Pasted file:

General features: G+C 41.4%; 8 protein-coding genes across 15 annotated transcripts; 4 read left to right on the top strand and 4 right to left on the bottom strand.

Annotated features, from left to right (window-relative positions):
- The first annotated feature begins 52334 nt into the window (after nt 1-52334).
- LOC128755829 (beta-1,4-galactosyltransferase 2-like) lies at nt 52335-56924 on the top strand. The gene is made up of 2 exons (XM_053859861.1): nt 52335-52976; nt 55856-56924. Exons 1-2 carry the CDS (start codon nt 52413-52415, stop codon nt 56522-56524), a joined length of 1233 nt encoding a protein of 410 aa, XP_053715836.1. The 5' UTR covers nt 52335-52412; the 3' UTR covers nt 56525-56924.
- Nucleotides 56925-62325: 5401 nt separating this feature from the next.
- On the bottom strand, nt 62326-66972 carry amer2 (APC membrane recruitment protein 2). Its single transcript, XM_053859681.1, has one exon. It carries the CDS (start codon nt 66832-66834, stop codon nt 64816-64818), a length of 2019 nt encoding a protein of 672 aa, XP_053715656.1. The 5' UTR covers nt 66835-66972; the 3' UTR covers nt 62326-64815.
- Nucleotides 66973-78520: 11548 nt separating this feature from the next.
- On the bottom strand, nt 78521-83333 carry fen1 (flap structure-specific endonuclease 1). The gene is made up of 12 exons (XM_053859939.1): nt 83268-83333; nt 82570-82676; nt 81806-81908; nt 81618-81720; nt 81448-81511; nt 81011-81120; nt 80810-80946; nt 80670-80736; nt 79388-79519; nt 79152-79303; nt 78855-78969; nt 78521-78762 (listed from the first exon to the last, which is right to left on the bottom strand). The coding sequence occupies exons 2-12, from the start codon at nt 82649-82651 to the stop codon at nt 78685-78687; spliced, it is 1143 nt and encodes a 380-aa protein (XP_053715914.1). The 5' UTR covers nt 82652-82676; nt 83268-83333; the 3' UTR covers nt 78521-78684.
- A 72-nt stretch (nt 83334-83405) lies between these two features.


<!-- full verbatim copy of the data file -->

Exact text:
General features: G+C 41.4%; 8 protein-coding genes across 15 annotated transcripts; 4 read left to right on the top strand and 4 right to left on the bottom strand.

Annotated features, from left to right (window-relative positions):
- The first annotated feature begins 52334 nt into the window (after nt 1-52334).
- LOC128755829 (beta-1,4-galactosyltransferase 2-like) lies at nt 52335-56924 on the top strand. The gene is made up of 2 exons (XM_053859861.1): nt 52335-52976; nt 55856-56924. Exons 1-2 carry the CDS (start codon nt 52413-52415, stop codon nt 56522-56524), a joined length of 1233 nt encoding a protein of 410 aa, XP_053715836.1. The 5' UTR covers nt 52335-52412; the 3' UTR covers nt 56525-56924.
- Nucleotides 56925-62325: 5401 nt separating this feature from the next.
- On the bottom strand, nt 62326-66972 carry amer2 (APC membrane recruitment protein 2). Its single transcript, XM_053859681.1, has one exon. It carries the CDS (start codon nt 66832-66834, stop codon nt 64816-64818), a length of 2019 nt encoding a protein of 672 aa, XP_053715656.1. The 5' UTR covers nt 66835-66972; the 3' UTR covers nt 62326-64815.
- Nucleotides 66973-78520: 11548 nt separating this feature from the next.
- On the bottom strand, nt 78521-83333 carry fen1 (flap structure-specific endonuclease 1). The gene is made up of 12 exons (XM_053859939.1): nt 83268-83333; nt 82570-82676; nt 81806-81908; nt 81618-81720; nt 81448-81511; nt 81011-81120; nt 80810-80946; nt 80670-80736; nt 79388-79519; nt 79152-79303; nt 78855-78969; nt 78521-78762 (listed from the first exon to the last, which is right to left on the bottom strand). The coding sequence occupies exons 2-12, from the start codon at nt 82649-82651 to the stop codon at nt 78685-78687; spliced, it is 1143 nt and encodes a 380-aa protein (XP_053715914.1). The 5' UTR covers nt 82652-82676; nt 83268-83333; the 3' UTR covers nt 78521-78684.
- A 72-nt stretch (nt 83334-83405) lies between these two features.